Not only the regional alcoholic drinks, also the food and drinks provided by RVE Budenheim at the control stops were appreciated by the riders.

Finally Spring has come (fingers crossed it stays), in time for a weekend of biking and getting sun burned. E.g. on a century ride through Rheinhessen; an area located directly South of famous Rheingau with its historic vineyards of Reinhardshausen and Eltville (the latter including the monastery of Eberbach, known to every cinéast from the shooting of „The name of the rose“).

As it is a pretty rural area, this Rheinhessen, prepare for cows on the road as well as at tour control stations.

In a way, Rheinhessen is perceived as the poor cousin – with the small cities of Alzey, Bingen and Worms being full of history and beautiful, but secluded places that cannot compete (at first glance) with the posh Rheingau towns of Rüdesheim and Wiesbaden.

Small is beautiful, not posh and proud

But Rheinhessen is important, also when it comes to history, including the history of wine.

Historical landmarks all along the route, with no tourist in sight to see those remnants of times past

Especially of ice wine which was harvested and pressed in Rheinhessen’s little village of Dromersheim. This history dates back almost 185 years when in 1830 the wine makers of Dromersheim harvested the grapes that had endured a freezing -22°C. What a surprise when the grapes, after having been picked in February (to save what little value was still in them) could actually be pressed and made into wine – very little quantities could be made, but extremely high quality (and extremely high sugar content, with ice wine being served as dessert wine today).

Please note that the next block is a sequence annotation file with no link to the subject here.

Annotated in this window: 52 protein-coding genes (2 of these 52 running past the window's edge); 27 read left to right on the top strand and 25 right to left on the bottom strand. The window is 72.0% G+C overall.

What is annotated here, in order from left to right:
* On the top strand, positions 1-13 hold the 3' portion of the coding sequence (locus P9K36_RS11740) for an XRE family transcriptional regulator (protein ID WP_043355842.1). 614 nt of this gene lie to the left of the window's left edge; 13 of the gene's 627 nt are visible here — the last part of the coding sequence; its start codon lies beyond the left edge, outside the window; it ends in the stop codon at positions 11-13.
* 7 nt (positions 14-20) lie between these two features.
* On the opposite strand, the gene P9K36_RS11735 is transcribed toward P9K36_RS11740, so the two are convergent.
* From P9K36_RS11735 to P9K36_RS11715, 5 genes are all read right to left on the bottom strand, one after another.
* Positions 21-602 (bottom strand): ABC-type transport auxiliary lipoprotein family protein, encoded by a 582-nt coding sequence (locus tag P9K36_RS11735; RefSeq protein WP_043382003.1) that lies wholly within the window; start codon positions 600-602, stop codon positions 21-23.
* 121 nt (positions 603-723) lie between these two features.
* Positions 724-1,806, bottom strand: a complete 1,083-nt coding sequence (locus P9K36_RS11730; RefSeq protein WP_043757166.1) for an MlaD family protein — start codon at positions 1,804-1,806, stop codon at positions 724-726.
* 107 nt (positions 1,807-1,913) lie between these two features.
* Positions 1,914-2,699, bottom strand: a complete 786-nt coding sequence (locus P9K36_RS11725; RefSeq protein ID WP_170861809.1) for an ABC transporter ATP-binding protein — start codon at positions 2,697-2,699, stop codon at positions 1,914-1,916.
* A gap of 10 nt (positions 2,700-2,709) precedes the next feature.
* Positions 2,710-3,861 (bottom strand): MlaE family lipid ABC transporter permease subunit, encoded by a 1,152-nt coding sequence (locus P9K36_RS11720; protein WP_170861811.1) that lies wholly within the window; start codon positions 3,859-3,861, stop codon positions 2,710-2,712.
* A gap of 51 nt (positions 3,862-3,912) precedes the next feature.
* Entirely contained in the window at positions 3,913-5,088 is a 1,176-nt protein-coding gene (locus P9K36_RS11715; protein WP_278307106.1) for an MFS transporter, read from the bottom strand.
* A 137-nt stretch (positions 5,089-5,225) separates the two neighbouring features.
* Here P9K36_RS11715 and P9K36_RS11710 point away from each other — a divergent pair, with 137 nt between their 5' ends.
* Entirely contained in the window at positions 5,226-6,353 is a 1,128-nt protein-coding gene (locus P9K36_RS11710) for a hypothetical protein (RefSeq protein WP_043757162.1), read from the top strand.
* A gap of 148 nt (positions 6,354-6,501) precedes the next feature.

Most of the wineries have resided in the same building for centuries already, adding a charming flavor to the villages and countryside

And not only the wine is sweet, its (re-)presentation is as well: Currently and until the next wine harvest later this year, the Tamara I., Isabel I. and Corinna I. are the ruling Ice Wine Queens of Dromersheim.

Usually, alcohol and sports don’t go together, of course. However, the author seeks forgiveness: After this tour through all these vineyards, riding alongside of grapes for miles on end, admiring all those wineries of old, majestically residing inside of quarry stone buildings that have seen two, three or even more centuries already…

… after this tour a tiny sip of regional sparkling wine must be in order – to celebrate a ride in hills that were as hard on the leg muscles as they were soft on the eye and mood.

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